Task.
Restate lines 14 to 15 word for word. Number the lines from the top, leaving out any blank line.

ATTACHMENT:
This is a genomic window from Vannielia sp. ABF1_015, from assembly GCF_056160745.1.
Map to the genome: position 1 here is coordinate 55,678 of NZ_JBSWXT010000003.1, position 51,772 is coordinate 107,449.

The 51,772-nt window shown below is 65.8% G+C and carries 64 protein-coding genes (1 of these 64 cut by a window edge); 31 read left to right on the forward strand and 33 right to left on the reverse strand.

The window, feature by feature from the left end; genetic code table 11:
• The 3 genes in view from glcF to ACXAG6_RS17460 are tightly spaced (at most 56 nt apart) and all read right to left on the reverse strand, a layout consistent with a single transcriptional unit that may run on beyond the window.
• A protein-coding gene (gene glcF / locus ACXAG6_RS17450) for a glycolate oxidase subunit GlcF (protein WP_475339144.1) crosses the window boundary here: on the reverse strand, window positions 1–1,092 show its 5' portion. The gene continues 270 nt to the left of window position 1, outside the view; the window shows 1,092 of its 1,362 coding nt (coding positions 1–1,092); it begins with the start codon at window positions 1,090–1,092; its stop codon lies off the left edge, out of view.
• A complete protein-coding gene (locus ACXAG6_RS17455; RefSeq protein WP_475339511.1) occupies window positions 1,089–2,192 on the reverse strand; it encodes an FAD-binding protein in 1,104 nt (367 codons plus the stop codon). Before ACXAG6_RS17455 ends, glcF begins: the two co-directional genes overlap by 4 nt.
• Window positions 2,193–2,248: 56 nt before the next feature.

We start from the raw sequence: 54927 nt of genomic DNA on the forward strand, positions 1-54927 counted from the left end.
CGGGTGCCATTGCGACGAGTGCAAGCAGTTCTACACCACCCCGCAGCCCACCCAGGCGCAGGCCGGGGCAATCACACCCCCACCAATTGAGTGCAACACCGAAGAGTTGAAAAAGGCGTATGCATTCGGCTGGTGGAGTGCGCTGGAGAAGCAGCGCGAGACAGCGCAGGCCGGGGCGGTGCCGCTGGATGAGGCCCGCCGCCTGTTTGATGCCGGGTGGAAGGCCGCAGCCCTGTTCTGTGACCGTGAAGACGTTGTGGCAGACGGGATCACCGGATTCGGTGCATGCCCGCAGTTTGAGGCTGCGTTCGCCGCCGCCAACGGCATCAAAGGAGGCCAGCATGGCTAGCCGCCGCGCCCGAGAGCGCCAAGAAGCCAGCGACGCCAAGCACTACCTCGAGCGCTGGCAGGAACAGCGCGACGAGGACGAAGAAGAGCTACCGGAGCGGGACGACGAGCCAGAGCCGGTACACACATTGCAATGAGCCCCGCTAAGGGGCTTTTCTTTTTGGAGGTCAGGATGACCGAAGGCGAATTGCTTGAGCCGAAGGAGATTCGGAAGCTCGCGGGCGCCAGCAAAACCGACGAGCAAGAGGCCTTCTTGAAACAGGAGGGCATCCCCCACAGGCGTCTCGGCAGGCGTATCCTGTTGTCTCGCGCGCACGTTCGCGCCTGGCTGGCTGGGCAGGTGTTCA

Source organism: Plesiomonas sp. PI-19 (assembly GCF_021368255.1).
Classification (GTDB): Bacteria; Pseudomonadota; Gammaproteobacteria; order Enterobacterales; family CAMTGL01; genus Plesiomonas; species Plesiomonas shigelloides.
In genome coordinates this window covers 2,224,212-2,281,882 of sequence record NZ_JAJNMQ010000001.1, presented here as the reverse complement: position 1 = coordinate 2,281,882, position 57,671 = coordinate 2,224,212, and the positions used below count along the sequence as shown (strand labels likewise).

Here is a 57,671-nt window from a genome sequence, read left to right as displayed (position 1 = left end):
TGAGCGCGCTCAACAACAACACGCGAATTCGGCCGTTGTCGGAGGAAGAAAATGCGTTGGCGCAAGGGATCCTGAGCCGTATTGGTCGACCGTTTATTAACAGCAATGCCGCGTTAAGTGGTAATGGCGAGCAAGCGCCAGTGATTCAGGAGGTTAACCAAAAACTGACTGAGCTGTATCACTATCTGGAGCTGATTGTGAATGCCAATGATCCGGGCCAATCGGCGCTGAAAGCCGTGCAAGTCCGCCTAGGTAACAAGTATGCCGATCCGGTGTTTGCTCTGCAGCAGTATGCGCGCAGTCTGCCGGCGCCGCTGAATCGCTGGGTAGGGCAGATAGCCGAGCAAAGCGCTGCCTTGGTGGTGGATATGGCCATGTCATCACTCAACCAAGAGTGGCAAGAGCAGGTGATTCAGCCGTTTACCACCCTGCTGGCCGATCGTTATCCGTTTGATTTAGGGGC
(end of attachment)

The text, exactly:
Here is a 57,671-nt window from a genome sequence, read left to right as displayed (position 1 = left end):
TGAGCGCGCTCAACAACAACACGCGAATTCGGCCGTTGTCGGAGGAAGAAAATGCGTTGGCGCAAGGGATCCTGAGCCGTATTGGTCGACCGTTTATTAACAGCAATGCCGCGTTAAGTGGTAATGGCGAGCAAGCGCCAGTGATTCAGGAGGTTAACCAAAAACTGACTGAGCTGTATCACTATCTGGAGCTGATTGTGAATGCCAATGATCCGGGCCAATCGGCGCTGAAAGCCGTGCAAGTCCGCCTAGGTAACAAGTATGCCGATCCGGTGTTTGCTCTGCAGCAGTATGCGCGCAGTCTGCCGGCGCCGCTGAATCGCTGGGTAGGGCAGATAGCCGAGCAAAGCGCTGCCTTGGTGGTGGATATGGCCATGTCATCACTCAACCAAGAGTGGCAAGAGCAGGTGATTCAGCCGTTTACCACCCTGCTGGCCGATCGTTATCCGTTTGATTTAGGGGC